+972-52-8710337 druttman@futureweb.ws

The juicy fruit dangled before you as a copywriter is a long-standing contract and a faithful, trusting client. The goal is to cut down all the ‘learning-curve’ time you spend on the small one-off jobs. How do you protect yourself against the empty promises thrown your way?

Clients, especially those in large companies, have learned to exploit this weakness by dangling a large work contract in front of your eyes. They may say something like “We have six brochures to upgrade PLUS our website PLUS our company presentation. We want a good copywriter with whom we can grow.” And of course the punch line…”What special package price can you give us for all this?” 

You think about the number of times you’ve had to invoice for small individual jobs and compare it to the prospect of a substantial payment flowing into your bank account every month and you’re prepare to jump through hoops for this. As a copywriter of over 30 years experience (who has also fallen several times into these traps), I say ‘Beware’

1) Acclimatization Period

It’s going to take a while until both sides learn to work together, trust each other and recognize each other’s unique qualities. I would say that if you are in close contact with your client (several calls per week) it is still going to take a few months before you can map out where this relationship is going. So don’t rush things too quickly, even if you urgently want to improve your finanancial situation.

2) Manage Expectations

The quality of service you provide may not be what your client has in mind. More specifically, the amount of work detail into which each side enters may be different. It’s worth having a written agreement between you and your client so that as much as possible is stated in black and white. This is also a reason to ‘start slow and small’.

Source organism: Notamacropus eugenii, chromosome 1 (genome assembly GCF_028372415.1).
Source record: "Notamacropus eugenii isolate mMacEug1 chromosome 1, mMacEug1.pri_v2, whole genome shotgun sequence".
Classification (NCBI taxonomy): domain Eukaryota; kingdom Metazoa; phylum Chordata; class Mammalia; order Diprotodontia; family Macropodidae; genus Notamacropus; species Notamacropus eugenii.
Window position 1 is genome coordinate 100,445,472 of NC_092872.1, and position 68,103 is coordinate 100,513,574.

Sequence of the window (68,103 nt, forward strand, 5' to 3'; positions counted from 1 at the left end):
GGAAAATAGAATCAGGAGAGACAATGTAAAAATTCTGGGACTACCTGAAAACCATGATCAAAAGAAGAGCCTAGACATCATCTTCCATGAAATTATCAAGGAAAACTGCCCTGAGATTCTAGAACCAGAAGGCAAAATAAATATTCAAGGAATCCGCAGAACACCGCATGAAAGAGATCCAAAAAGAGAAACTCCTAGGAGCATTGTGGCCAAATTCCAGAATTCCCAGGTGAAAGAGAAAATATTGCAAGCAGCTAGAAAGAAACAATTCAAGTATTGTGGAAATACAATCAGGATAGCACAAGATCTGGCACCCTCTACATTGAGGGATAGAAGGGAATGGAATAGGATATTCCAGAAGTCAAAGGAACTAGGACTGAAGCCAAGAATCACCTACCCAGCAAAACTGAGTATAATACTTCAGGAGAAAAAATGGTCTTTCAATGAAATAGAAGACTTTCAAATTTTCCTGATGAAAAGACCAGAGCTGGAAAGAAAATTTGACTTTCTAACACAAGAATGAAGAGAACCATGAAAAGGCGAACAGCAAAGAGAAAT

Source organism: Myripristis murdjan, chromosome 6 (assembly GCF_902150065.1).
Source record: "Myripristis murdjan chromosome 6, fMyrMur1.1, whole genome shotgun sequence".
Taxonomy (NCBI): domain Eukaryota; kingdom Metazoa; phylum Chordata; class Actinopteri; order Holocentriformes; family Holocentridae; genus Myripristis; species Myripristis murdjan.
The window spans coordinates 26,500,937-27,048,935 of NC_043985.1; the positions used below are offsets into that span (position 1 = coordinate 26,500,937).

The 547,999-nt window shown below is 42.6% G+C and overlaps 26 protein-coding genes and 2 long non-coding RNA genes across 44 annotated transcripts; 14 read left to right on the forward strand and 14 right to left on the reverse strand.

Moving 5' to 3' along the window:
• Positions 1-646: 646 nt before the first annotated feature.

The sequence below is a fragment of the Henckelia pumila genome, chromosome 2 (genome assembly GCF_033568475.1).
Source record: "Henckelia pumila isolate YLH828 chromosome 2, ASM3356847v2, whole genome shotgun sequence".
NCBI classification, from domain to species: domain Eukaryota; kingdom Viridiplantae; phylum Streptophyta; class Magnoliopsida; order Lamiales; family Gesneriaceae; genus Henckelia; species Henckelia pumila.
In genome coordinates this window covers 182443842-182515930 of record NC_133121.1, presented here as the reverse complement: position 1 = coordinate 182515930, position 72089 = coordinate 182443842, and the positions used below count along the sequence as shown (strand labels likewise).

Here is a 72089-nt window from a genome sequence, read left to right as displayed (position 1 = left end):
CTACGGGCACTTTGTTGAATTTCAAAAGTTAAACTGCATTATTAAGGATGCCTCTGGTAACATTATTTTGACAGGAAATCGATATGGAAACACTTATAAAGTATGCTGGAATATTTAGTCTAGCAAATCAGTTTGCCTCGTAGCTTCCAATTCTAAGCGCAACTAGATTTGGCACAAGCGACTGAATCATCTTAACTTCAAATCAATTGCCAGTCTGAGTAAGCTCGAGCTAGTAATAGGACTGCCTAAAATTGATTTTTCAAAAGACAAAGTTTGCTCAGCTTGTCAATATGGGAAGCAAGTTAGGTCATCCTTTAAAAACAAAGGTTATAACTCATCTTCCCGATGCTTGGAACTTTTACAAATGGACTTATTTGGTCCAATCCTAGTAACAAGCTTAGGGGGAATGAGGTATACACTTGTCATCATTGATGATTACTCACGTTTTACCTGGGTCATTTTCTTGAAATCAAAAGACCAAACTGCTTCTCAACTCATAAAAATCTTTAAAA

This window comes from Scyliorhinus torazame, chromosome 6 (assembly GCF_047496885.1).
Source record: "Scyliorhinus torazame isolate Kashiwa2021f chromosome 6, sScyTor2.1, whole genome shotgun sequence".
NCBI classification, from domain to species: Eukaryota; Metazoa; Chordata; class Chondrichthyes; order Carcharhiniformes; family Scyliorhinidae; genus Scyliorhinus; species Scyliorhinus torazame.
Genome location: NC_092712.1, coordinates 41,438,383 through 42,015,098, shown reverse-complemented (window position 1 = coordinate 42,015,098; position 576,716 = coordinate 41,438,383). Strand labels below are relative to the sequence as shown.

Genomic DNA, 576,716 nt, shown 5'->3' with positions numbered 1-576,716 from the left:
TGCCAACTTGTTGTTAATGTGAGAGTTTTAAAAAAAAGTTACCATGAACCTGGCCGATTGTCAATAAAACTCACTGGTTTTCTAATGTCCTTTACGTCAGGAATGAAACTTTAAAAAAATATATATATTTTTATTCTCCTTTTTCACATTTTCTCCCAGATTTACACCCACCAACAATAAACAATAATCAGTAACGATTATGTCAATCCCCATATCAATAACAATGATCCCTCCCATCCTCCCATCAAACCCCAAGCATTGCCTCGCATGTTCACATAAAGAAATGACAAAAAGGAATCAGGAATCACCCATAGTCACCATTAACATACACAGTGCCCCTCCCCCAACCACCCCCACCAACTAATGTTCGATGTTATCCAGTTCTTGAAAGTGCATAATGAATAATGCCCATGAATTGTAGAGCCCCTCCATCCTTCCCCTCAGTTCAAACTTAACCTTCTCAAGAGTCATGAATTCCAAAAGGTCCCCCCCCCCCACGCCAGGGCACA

3) Small nibbles before big bites

Even with a large ‘shopping list’ of items to be done and an urgent timetable (“We need to deliver 6 new brochures this month, can you commit to 90 hours this month?”) you should insist on dealing with one or two items from beginning to end first. You have to check how many drafts you’ll have to do and what is the approval cycle within the client’s company. How many people will be contributing their inputsand will you can consistent or conflicting feedback? I have found that an apparently simple job of around 10 hours has inflated to 50 hours because of all these factors.

4) Beware of the ‘Client-Copywriter’

Some clients take your work and reform it in their own style – or add so many amendments that you feel you’re battling against another copywriter on the same job. I find that this is particularly apparent when a job needs to be fitted into a defined space – such as 400 words for a 2-sided flyer. You work hard on the text to trim it down to the required size and then the revision that you get from your client expands the text to 600-700 words again – with copywritten texts that were used before. What are you here? An editor? A proofreader? A quality-control person? Dealing with the ‘Client-Copywriter’ can be very frustrating for you and perhaps lead to you leaving the project in the end. You need to watch out for this.

5) Show goodwill, but with care

The prospect of working on a large contract and over an extended time may prompt you to be generous with your time. You may feel that you should fund some of the ‘learning curve’ yourself in terms of un-billed time. Let’s say it takes 10 hours to review all the company’s old material and competitive information. You might suggest charging for only 5 hours and absorbing the other 5 hours yourself – especially as an additional incentive to get them to sign your work contract. There’s nothing wrong with this – I’ve done it many times and it’s generally appreciated. But I have a proviso.

Don’t include the financial adjustment in the first or even second payment period. Save it for later, when you’re sure that the whole relationship is going the way you hope. If you’re being paid monthly, suggest the financial adjustment at the end of the first quarter. In this way you’ll guard against your client taking all the benefits you offer and then shopping for a better deal after you’ve done all the donkey work.  

If all these recommendations help you to put your copywriting business on firmer foundations, I’ll feel that my words have done their job.